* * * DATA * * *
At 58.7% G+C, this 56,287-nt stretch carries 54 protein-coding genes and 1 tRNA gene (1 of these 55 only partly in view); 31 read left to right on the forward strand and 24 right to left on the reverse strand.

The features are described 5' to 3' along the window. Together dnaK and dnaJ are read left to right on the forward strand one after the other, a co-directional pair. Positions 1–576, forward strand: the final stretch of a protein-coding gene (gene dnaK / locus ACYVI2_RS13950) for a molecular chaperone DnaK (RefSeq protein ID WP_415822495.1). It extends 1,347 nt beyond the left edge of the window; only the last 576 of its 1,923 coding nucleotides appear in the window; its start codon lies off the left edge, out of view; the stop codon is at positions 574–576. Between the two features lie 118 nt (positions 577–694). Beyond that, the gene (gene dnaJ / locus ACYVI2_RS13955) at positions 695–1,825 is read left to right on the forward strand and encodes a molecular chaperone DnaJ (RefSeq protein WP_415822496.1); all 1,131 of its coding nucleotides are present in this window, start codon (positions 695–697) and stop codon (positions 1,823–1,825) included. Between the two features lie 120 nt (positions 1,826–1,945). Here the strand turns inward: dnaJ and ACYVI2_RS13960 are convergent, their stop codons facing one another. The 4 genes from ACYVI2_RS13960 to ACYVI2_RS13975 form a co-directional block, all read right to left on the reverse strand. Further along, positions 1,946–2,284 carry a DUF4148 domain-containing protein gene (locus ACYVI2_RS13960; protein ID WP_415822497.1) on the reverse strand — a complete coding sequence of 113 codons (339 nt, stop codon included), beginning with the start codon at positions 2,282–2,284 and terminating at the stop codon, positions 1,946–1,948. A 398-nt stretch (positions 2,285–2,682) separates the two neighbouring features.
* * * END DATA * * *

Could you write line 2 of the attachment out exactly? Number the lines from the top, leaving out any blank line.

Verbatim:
The features are described 5' to 3' along the window. Together dnaK and dnaJ are read left to right on the forward strand one after the other, a co-directional pair. Positions 1–576, forward strand: the final stretch of a protein-coding gene (gene dnaK / locus ACYVI2_RS13950) for a molecular chaperone DnaK (RefSeq protein ID WP_415822495.1). It extends 1,347 nt beyond the left edge of the window; only the last 576 of its 1,923 coding nucleotides appear in the window; its start codon lies off the left edge, out of view; the stop codon is at positions 574–576. Between the two features lie 118 nt (positions 577–694). Beyond that, the gene (gene dnaJ / locus ACYVI2_RS13955) at positions 695–1,825 is read left to right on the forward strand and encodes a molecular chaperone DnaJ (RefSeq protein WP_415822496.1); all 1,131 of its coding nucleotides are present in this window, start codon (positions 695–697) and stop codon (positions 1,823–1,825) included. Between the two features lie 120 nt (positions 1,826–1,945). Here the strand turns inward: dnaJ and ACYVI2_RS13960 are convergent, their stop codons facing one another. The 4 genes from ACYVI2_RS13960 to ACYVI2_RS13975 form a co-directional block, all read right to left on the reverse strand. Further along, positions 1,946–2,284 carry a DUF4148 domain-containing protein gene (locus ACYVI2_RS13960; protein ID WP_415822497.1) on the reverse strand — a complete coding sequence of 113 codons (339 nt, stop codon included), beginning with the start codon at positions 2,282–2,284 and terminating at the stop codon, positions 1,946–1,948. A 398-nt stretch (positions 2,285–2,682) separates the two neighbouring features.